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Using the Indexes, Tables & Maps

Indexes and Tables

First, be sure to familiarize yourself with the Definitions of Terms and the General Fishing Requirements and Prohibitions.

Next, reference the appropriate index for the water(s) you are fishing:

  • If the waterbody you want to fish is a river, stream, brook, or creek, go to the Index of Rivers and Streams.
  • If it is a lake, pond, reservoir, or impoundment, go to the Index of Lakes and Ponds.

If the waterbody IS LISTED in the INDEX, the number in the “Table” column will direct you to the correct table for open-water fishing. The second column "Ice Fishing Table" will direct you to the correct table for ice fishing.

If the waterbody is NOT LISTED in the INDEX, then the general regulations contained in Tables 1–4 apply.

EXAMPLE: Trout River in Montgomery is NOT LISTED in the Index of Rivers and Streams. Table 1 contains the general regulations for rivers, streams, brooks, and creeks not listed in the Index of Rivers and Streams.

The Index of Rivers and Streams lists the specific map page where the stream is located and the stream section number, which is also located on the map page.

Similarly, the Index of Lakes and Ponds also contains information useful to anglers. The “Map” column directs you to the map page for the specific lake or pond. The “Lake Area” column contains the surface area of the waterbody in acres, and the “Access” column lists the type of access area(s) present. The final two columns list any applicable boating restrictions.

Important: Waterbody-specific regulations, also known as special regulations, always override general regulations. Please be sure to check for any special regulations specific to the waters you are fishing.


Begin by finding the area of the state where you want to fish on the large overview map on Maps, and note which detailed map it falls within. Then use the detailed map that contains many symbols that show the locations of access areas, special regulation rivers and streams and lakes and ponds, as well as public lands. The key on Maps is a good guide to these symbols, but more detailed information is provided below.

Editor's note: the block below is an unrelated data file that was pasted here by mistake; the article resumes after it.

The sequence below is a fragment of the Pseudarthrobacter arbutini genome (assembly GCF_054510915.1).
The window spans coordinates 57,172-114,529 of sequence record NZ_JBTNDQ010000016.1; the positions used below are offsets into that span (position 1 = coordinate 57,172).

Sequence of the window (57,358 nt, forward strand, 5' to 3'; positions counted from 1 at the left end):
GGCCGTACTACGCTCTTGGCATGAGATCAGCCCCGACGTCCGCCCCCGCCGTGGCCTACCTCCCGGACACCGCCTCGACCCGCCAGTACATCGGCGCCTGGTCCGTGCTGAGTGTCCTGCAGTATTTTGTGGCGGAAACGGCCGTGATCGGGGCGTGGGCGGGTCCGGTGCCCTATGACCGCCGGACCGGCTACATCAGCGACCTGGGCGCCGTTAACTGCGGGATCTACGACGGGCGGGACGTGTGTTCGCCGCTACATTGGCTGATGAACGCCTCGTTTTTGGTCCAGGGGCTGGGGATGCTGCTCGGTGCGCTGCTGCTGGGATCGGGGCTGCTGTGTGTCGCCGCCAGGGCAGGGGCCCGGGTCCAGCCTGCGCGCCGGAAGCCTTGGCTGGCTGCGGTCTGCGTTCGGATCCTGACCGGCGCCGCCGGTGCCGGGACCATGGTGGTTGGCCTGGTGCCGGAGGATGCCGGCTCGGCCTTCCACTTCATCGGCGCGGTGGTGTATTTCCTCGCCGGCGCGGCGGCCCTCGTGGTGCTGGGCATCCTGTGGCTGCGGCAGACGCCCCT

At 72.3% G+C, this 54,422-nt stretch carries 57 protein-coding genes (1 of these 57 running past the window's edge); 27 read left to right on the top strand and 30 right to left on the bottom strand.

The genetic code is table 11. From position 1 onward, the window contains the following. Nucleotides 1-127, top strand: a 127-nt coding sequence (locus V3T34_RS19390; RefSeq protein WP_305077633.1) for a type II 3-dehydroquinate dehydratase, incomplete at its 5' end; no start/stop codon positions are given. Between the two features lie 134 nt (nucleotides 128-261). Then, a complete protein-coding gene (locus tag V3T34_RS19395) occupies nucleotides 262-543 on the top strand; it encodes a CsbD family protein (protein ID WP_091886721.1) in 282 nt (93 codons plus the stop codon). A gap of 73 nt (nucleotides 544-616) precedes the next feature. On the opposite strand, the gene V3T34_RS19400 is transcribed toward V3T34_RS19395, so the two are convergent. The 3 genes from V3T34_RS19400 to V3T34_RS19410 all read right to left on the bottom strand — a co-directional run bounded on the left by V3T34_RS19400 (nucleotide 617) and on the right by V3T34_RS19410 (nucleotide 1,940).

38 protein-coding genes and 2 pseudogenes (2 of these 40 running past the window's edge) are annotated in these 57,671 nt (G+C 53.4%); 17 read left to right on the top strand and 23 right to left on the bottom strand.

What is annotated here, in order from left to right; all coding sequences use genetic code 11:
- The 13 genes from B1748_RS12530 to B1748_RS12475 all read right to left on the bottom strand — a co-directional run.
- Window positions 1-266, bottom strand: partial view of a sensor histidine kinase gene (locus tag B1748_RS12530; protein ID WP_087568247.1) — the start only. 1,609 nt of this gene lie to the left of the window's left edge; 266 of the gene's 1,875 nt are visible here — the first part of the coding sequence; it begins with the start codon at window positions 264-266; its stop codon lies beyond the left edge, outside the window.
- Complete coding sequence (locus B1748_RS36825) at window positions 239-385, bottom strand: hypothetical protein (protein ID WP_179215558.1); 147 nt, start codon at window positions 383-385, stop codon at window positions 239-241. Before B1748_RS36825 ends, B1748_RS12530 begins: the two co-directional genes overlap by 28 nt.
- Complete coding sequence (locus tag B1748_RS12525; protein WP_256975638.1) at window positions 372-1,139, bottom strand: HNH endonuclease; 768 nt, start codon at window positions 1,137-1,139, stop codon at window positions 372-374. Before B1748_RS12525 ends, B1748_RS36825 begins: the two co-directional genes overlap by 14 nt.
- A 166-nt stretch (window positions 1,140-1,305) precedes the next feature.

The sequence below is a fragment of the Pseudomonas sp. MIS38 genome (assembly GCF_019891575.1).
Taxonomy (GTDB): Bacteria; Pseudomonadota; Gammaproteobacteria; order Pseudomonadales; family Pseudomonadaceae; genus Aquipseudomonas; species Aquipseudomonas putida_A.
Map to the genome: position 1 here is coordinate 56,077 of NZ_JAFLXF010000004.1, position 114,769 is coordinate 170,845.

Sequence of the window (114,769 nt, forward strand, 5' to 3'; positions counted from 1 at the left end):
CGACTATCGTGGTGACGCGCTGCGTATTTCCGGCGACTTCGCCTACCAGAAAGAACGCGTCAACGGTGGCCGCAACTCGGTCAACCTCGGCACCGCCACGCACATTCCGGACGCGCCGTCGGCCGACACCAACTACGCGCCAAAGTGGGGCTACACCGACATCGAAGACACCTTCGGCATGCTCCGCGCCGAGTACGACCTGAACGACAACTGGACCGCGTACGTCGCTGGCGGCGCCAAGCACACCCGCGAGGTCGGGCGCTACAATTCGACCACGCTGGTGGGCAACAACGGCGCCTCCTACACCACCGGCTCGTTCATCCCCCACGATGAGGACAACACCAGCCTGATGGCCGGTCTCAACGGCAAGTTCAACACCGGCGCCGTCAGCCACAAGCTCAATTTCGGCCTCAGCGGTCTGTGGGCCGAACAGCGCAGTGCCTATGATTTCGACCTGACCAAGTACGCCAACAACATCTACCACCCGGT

• Where can I launch my boat? The Vermont Fish & Wildlife Department maintains fishing access areas to waterways throughout Vermont. Access areas are indicated on the map by the yellow circles. The half-yellow and half-black circles indicate an access area with a boat ramp usable by a trailer, while the full yellow circle indicates an access area that services only carry-on boats such as canoes and kayaks.
  • What are the regulations on my waterway? Some waters have special fishing regulations. Rivers and streams with special regulations are highlighted by BLUE and RED lines. Lakes and ponds with special regulations are highlighted in ORANGE. The regulations for a waterbody with special regulations are listed on Rivers & Streams of this guidebook for rivers and streams, and on lakes and ponds. Special regulation waterbodies are labeled with a number (BLUE circle with number on map) that is found on the second to last column on the charts. Especially helpful are the General Fish Regulation tables on Tables, which are sorted by species of fish and waterbody type.
  • Are there nuisance species for which I should be alert? Aquatic nuisance species are labeled with PINK circles. On these waterbodies, take care to prevent the spread of aquatic nuisance species. Practices to prevent the spread of aquatic nuisance species should always be employed when visiting ANY waterbody, regardless of whether a known infestation is present; invasive species or fish diseases could be present but not yet detected. For more information on aquatic nuisance species, see Aquatic Invasive Species.